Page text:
Evol Ecol Res 1: 411-421 (1999)     Full PDF if your library subscribes.

Departure time versus departure rate: How to forage optimally when you are stupid

Frederick R. Adler1 and Mirjam Kotar2

1Departments of Mathematics and of Biology and 2School of Medicine, University of Utah, Salt Lake City, UT 84112, USA

Author to whom all correspondence should be addressed.
e-mail: adler@math.utah.edu


Foragers unable to leave a patch at the optimal moment must act as constrained foragers. Extending the results of Houston and McNamara (1985), we compare a blundering forager that leaves patches at a constant rate with an unconstrained optimal forager that leaves patches at the optimal time. When a dimensionless measure of environmental quality exceeds a particular value, the blundering forager remains in patches longer on average than the unconstrained optimal forager. The relative success of the blundering forager is, paradoxically, lowest when its average departure time exactly matches that of the unconstrained optimal forager. When foraging in two dimensions, blundering provides a robust spatial foraging strategy for dealing with unknown differences in patch size.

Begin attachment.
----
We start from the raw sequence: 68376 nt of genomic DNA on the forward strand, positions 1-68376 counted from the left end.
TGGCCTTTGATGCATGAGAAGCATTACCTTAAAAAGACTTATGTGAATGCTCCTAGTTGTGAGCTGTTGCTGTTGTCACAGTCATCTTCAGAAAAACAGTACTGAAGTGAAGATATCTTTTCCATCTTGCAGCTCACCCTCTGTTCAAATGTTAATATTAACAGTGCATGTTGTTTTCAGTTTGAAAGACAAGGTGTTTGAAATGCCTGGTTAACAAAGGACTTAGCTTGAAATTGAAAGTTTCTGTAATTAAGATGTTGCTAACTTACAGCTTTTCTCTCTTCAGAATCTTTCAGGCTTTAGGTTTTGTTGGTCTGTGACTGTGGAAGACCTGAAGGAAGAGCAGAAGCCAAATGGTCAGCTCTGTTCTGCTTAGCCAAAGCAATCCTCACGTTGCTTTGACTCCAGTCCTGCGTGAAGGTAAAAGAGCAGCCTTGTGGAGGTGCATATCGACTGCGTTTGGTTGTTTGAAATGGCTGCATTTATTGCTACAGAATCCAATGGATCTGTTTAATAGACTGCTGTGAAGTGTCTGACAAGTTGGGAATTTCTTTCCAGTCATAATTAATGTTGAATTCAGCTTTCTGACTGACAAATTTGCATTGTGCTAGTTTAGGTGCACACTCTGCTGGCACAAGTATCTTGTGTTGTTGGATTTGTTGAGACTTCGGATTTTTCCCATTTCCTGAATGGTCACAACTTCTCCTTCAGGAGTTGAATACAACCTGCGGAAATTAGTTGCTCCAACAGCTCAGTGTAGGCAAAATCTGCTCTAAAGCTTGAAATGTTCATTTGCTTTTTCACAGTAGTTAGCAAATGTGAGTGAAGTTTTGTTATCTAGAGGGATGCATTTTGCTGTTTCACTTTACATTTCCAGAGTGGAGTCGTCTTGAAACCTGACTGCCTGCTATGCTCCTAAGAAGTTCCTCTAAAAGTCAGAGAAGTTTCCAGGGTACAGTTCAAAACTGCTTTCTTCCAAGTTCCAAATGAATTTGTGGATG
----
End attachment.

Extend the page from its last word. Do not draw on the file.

Keywords: blundering foragers, error-constrained foraging, Marginal Value Theorem, optimal foraging.

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        © 1999 Frederick R. Adler. All EER articles are copyrighted by their authors. All authors endorse, permit and license Evolutionary Ecology Ltd. to grant its subscribing institutions/libraries the copying privileges specified below without additional consideration or payment to them or to Evolutionary Ecology, Ltd. These endorsements, in writing, are on file in the office of Evolutionary Ecology, Ltd. Consult authors for permission to use any portion of their work in derivative works, compilations or to distribute their work in any commercial manner.

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